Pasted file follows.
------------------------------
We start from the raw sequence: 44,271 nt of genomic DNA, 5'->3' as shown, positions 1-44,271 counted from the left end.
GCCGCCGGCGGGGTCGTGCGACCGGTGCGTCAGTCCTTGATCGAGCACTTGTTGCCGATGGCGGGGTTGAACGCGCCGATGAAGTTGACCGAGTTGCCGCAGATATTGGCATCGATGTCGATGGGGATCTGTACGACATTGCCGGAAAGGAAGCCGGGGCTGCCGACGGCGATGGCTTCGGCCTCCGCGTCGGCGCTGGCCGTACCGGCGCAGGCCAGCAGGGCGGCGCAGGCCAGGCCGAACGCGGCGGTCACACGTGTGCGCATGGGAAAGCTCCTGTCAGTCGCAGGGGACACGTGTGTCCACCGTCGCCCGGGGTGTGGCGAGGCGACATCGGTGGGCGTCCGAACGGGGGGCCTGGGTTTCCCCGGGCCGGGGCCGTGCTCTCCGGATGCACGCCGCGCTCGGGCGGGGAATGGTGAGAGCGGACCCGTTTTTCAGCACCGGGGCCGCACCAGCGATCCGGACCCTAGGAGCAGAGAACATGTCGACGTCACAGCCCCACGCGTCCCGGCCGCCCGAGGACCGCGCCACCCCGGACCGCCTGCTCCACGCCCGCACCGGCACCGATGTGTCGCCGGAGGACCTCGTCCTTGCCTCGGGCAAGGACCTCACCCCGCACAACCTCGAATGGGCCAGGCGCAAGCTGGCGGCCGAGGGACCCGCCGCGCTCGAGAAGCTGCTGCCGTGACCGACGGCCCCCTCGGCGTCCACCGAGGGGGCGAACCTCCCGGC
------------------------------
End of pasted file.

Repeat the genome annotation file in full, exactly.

We start from the raw sequence: 44,271 nt of genomic DNA, 5'->3' as shown, positions 1-44,271 counted from the left end.
GCCGCCGGCGGGGTCGTGCGACCGGTGCGTCAGTCCTTGATCGAGCACTTGTTGCCGATGGCGGGGTTGAACGCGCCGATGAAGTTGACCGAGTTGCCGCAGATATTGGCATCGATGTCGATGGGGATCTGTACGACATTGCCGGAAAGGAAGCCGGGGCTGCCGACGGCGATGGCTTCGGCCTCCGCGTCGGCGCTGGCCGTACCGGCGCAGGCCAGCAGGGCGGCGCAGGCCAGGCCGAACGCGGCGGTCACACGTGTGCGCATGGGAAAGCTCCTGTCAGTCGCAGGGGACACGTGTGTCCACCGTCGCCCGGGGTGTGGCGAGGCGACATCGGTGGGCGTCCGAACGGGGGGCCTGGGTTTCCCCGGGCCGGGGCCGTGCTCTCCGGATGCACGCCGCGCTCGGGCGGGGAATGGTGAGAGCGGACCCGTTTTTCAGCACCGGGGCCGCACCAGCGATCCGGACCCTAGGAGCAGAGAACATGTCGACGTCACAGCCCCACGCGTCCCGGCCGCCCGAGGACCGCGCCACCCCGGACCGCCTGCTCCACGCCCGCACCGGCACCGATGTGTCGCCGGAGGACCTCGTCCTTGCCTCGGGCAAGGACCTCACCCCGCACAACCTCGAATGGGCCAGGCGCAAGCTGGCGGCCGAGGGACCCGCCGCGCTCGAGAAGCTGCTGCCGTGACCGACGGCCCCCTCGGCGTCCACCGAGGGGGCGAACCTCCCGGC